AAT Bioquest

What is the difference between trypsin and pepsin?

Posted July 22, 2020


Although both trypsin and pepsin are proteolytic enzymes secreted by the digestive system in order to digest proteins, they differ in many aspects.

  • Origin: Pepsin is the chief digestive enzyme in stomach, which is produced by the gastric gland in stomach and is a component of gastric juice, while trypsin in produced by the pancreas and is a component of pancreatic juice.
  • Activation: The inactive form of pepsin, pepsinogen, is activated by HCl of the gastric juice, whilst the inactive form of trypsin, trypsinogen, is activated by an enzyme called enterokinase.
  • Catalysis mechanism: Pepsin is an aspartic protease which uses a catalytic aspartate in its active site, while trypsin is a serine protease employing the serine residue in active site.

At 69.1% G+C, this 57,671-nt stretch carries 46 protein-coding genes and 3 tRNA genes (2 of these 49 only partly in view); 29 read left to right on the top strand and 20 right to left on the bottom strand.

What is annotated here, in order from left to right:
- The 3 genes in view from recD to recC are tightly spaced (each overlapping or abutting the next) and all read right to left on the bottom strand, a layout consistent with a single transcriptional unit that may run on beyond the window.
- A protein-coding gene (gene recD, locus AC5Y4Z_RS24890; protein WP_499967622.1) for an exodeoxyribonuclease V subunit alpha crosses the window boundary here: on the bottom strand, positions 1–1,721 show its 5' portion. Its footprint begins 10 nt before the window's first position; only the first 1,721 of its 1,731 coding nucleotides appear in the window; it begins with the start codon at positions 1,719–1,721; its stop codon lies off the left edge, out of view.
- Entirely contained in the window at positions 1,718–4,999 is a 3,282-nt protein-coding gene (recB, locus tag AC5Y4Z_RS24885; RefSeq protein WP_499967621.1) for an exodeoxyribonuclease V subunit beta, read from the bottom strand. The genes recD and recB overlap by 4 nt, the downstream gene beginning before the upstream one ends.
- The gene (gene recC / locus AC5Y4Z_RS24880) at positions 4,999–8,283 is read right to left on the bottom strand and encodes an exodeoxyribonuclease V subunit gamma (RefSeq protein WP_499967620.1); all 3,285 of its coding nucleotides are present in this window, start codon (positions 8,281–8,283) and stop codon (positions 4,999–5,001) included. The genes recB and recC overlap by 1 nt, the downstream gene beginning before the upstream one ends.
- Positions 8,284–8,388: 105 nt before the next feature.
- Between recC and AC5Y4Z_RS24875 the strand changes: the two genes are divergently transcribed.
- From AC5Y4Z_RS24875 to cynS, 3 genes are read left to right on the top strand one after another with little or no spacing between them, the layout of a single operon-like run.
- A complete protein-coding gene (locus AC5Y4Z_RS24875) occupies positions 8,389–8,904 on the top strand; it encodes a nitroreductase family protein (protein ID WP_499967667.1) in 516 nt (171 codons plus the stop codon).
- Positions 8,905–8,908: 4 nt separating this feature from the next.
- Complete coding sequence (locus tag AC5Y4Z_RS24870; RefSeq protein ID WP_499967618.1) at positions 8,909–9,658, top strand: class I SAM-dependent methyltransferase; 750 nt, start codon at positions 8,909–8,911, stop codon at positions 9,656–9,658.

• Optimal pH: The optimum pH for pepsin activity is 1.8, while trypsin works best in alkaline pH (pH 7.5-8).
  • Types: Pepsin has four different types, i.e. pepsin A, B, C and D, while trypsin has two types, ?- and ?-trypsin.
  • Specificity: Pepsin hydrolyzes peptide bonds between large hydrophobic amino acid residues, whereas trypsin hydrolyzes peptide bonds at the C-terminal side of lysine or arginine.
  • Function: Pepsin acts on proteins and converts them into peptones, while trypsin converts peptones into polypeptides.
Additional resources

Amplite™ Universal Fluorimetric Protease Activity Assay Kit *Green Fluorescence*

Amplite™ Fluorimetric Proteasome 20S Activity Assay Kit *Green Fluorescence*

Lodish, H., Berk, A., Kaiser, C. A., Krieger, M., Scott, M. P., Bretscher, A., ... & Matsudaira, P. (2008). Molecular cell biology. Macmillan.

Berg, J. M., Tymoczko, J. L., & Stryer, L. (2008). Biochemistry (Loose-Leaf). Macmillan.